Kevin O'Keith

Art Terms

Original:

An original work of art is the source from which all copies, reproductions, or translations are made. It is the physical piece of artwork which was created from the hand of the artist.

Limited edition (LE):

A limited edition print is one in which a limit is placed on the number of impressions pulled in order to create a scarcity of the print. Limited editions are usually numbered and are often signed.

Open edition (OE):

A series of artwork in an art edition that has an unlimited number of copies. Can be signed or unsigned, but not numbered.

Artist’s proofs (AP):

Traditionally, when limited editions are published by a gallery, the edition is sold exclusively by the gallery. However, the artist is given a small number of prints for his own personal use, usually 10% of the number of limited editions. Thus, this edition is labeled "Artist's Proofs" (A/P).

Remarqué (RM):

Remarqué limited edition prints have an original small hand-drawn sketch or painting by the artist in the margin, usually positioned next to the signature or edition number. This feature increases the value of the edition.

Lithograph:

Prints taken from a drawing done from a polished limestone or zinc or aluminum plate. The drawing is done with greasy crayons, pens, or pencils. A solution containing gum arabic and dilute nitric acid is washed on the stone (or plate). This solution fixes the design in place. The entire plate surface is washed with water and then inked. Print paper is applied and sent through a press, transferring the image of the stone (or plate) to the paper.

Offset Lithograph:

Four-color lithographic print from an offset press. Can be an open edition, limited edition or poster. Lithographic technique in which ink is transferred from a plate to a rubber roller, and then on to paper.

Gicleé:

Giclee (zhee-klay) - The French word "giclée" means a spray of liquid. The term "giclée print" connotes an elevation in printmaking technology. Images are high resolution digital scans printed with archival quality inks onto various substrates including canvas, fine art, and photo-base paper. The giclée printing process provides better color accuracy than other means of reproduction. As for quality, the giclée print now rivals many traditional silver-halide and gelatin printing processes and is commonly found in museums, art galleries, and photographic galleries. These digital images will not deteriorate in quality such as negatives and film because the information is archived digitally. Giclée prints are created typically using high-end 8-Color to 12-Color ink-jet printers.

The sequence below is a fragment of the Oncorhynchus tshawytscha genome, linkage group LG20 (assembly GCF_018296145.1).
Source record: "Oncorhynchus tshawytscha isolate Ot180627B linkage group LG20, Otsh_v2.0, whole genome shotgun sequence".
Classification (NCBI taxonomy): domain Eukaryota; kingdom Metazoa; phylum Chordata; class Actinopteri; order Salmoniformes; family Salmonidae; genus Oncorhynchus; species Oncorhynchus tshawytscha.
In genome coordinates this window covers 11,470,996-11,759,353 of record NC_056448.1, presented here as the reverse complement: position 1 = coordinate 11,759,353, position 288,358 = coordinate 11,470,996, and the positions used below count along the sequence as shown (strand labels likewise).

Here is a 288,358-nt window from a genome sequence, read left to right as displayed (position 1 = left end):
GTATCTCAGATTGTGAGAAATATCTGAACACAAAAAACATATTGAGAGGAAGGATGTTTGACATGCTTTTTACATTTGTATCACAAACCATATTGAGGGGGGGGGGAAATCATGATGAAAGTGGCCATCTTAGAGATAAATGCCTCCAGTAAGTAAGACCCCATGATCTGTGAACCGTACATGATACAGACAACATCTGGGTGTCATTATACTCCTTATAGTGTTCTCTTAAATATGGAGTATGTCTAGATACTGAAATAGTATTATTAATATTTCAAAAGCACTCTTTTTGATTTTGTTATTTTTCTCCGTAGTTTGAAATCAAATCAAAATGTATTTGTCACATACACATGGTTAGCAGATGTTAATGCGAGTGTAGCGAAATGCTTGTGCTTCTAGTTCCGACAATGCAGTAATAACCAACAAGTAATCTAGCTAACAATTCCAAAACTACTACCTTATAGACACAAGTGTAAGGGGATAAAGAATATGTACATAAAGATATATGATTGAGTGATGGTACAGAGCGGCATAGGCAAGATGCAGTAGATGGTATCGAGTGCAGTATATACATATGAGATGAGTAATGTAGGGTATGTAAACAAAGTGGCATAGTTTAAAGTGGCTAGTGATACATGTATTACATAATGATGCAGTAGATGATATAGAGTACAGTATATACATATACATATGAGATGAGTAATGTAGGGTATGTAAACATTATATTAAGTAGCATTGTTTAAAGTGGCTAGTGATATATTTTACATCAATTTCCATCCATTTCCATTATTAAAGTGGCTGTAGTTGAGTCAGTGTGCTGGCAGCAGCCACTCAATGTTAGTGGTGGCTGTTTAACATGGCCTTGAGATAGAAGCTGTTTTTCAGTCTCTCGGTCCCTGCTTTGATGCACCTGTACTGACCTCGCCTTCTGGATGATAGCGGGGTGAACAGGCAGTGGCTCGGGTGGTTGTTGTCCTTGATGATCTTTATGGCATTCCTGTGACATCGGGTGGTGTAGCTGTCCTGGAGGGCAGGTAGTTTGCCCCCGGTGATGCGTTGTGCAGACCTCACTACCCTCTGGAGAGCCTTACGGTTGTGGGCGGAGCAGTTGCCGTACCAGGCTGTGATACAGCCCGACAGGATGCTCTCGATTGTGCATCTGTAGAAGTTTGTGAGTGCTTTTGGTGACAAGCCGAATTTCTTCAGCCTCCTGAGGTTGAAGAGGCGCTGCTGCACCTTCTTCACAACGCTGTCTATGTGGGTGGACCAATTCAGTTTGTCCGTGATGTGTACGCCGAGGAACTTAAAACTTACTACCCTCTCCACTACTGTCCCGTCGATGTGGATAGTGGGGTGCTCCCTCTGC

Serigraph:

A silk screen printing process using stencils adhered to silk or nylon mesh through which ink is pushed by a squeegee. The ink is laid down in a separate layer for each color. Some serigraphs have many layers, while others have only a few. Some inks are transparent, others opaque, resulting in very different effects.

Canvas Prints: (CV) & (HE)

Owning a canvas print or canvas transfer may be the next best thing to owning an original work of art. Many of the canvas prints on the market today qualify as true reproductions because they were produced directly on canvas either with offset lithography or digital printing (description follows). Canvas transfers are the result of technology that has been around for about three decades, but only became commercially acceptable in the 1990's. In a nutshell, through the use of several chemicals, the ink on a limited-edition offset reproduction is literally transferred to the canvas. The result is a reproduction with a lustrous finish like oil on canvas.

Canvas transfers have been recognized over the past decade as an elegant alternative to glass framed lithograph images. Canvas transfers give the look and texture of an original oil painting to paper art by simply transferring color onto an artist canvas. First, a lithograph on paper is coated with acrylic emulsion containing the highest recommended amount of UV inhibitors. Then when the acrylic is dry, the print is covered with a solution that helps to separate the image from the paper it was printed on. The image is now bonded to the acrylic and free of paper. This film is then carefully bonded to the highest quality wrap-around artist canvas. Finally, the image undergoes a series of rigorous inspections that insure our work is of superior quality. The result is a beautifully unique reproduction that maintains the integrity of the lithograph while increasing its appeal and value.

Canvas images score other bonus points with collectors as well. For one thing, artists can hand-embellish (HE) canvas prints by adding oil or acrylic paint highlights. Another factor is that canvas prints and transfers can be framed like originals because they don’t need to be covered with protective glazing.